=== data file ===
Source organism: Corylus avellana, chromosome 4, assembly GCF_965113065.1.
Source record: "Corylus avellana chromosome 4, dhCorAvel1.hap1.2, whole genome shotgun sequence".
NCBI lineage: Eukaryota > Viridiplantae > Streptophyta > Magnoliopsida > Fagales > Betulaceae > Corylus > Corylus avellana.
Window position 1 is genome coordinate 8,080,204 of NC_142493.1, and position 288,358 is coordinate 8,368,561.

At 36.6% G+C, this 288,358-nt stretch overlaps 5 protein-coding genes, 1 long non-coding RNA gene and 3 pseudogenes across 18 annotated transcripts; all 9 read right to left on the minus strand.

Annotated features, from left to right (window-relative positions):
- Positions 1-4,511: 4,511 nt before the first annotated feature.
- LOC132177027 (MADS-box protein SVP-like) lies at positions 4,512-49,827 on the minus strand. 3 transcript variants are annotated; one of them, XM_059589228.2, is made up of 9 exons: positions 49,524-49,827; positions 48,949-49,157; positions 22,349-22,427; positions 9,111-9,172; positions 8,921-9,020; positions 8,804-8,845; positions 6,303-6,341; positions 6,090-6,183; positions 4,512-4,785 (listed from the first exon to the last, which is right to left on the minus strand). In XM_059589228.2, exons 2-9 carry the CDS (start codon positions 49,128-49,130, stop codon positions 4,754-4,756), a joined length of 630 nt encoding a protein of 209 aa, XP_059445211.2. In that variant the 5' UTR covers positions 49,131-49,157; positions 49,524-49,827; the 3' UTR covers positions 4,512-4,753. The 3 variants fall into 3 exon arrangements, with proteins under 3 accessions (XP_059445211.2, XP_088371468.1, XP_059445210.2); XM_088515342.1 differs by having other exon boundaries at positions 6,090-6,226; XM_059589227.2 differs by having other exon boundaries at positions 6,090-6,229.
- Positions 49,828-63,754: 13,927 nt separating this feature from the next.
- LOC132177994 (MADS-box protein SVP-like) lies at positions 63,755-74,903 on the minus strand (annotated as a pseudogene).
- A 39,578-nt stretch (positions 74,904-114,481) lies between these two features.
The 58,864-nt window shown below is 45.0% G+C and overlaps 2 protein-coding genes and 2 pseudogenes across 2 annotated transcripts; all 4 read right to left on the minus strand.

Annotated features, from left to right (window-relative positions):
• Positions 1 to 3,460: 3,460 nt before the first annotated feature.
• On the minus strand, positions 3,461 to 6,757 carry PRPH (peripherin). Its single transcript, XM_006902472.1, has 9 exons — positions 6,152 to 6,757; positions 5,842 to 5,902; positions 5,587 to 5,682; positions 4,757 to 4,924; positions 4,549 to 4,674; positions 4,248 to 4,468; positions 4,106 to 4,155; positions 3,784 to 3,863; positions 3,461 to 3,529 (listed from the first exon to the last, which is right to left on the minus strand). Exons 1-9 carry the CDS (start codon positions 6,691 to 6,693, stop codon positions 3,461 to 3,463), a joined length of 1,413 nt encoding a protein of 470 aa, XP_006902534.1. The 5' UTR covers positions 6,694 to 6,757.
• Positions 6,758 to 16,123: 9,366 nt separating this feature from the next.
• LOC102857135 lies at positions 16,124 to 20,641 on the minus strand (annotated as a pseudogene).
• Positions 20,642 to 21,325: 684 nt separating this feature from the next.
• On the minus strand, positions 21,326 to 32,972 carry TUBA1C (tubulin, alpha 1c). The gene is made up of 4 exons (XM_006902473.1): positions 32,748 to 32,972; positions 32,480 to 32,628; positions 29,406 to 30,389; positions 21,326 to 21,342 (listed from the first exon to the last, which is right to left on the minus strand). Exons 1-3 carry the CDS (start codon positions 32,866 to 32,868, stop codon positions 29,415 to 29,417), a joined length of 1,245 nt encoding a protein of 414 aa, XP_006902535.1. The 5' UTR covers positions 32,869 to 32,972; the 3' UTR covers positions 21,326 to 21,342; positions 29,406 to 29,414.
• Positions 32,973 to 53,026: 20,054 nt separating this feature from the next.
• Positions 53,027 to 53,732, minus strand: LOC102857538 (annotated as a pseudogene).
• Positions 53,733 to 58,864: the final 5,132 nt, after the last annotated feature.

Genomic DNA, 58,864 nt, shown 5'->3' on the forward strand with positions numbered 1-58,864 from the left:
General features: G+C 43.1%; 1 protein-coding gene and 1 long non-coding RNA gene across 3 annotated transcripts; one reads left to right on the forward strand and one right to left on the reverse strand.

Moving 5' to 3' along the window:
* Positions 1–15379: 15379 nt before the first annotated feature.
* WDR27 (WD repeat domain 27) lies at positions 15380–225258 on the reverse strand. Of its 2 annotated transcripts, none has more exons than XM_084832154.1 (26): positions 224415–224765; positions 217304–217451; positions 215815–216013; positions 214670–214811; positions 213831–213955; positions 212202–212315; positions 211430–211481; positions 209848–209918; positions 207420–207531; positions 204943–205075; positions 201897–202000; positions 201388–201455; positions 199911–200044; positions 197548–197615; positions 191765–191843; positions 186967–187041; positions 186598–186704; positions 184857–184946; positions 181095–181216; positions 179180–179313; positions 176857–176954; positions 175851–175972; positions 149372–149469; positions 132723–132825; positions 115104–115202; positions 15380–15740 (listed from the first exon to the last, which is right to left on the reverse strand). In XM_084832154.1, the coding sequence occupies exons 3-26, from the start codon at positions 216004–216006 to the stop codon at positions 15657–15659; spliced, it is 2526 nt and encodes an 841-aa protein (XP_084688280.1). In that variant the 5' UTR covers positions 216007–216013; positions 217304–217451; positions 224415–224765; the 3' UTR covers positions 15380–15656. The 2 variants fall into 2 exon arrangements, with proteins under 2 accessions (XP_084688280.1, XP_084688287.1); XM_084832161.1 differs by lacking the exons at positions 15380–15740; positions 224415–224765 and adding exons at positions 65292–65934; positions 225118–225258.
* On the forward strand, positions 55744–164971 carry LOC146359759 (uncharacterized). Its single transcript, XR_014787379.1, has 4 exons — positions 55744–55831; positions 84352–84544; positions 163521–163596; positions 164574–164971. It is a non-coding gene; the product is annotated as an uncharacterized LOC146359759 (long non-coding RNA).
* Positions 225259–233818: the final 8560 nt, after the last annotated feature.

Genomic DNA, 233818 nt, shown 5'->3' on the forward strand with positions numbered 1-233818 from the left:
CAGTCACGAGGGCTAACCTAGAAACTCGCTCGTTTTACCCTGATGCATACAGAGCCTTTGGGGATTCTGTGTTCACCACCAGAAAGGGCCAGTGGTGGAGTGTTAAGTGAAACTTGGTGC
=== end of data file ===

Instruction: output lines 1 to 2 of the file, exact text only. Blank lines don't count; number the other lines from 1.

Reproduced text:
Source organism: Corylus avellana, chromosome 4, assembly GCF_965113065.1.
Source record: "Corylus avellana chromosome 4, dhCorAvel1.hap1.2, whole genome shotgun sequence".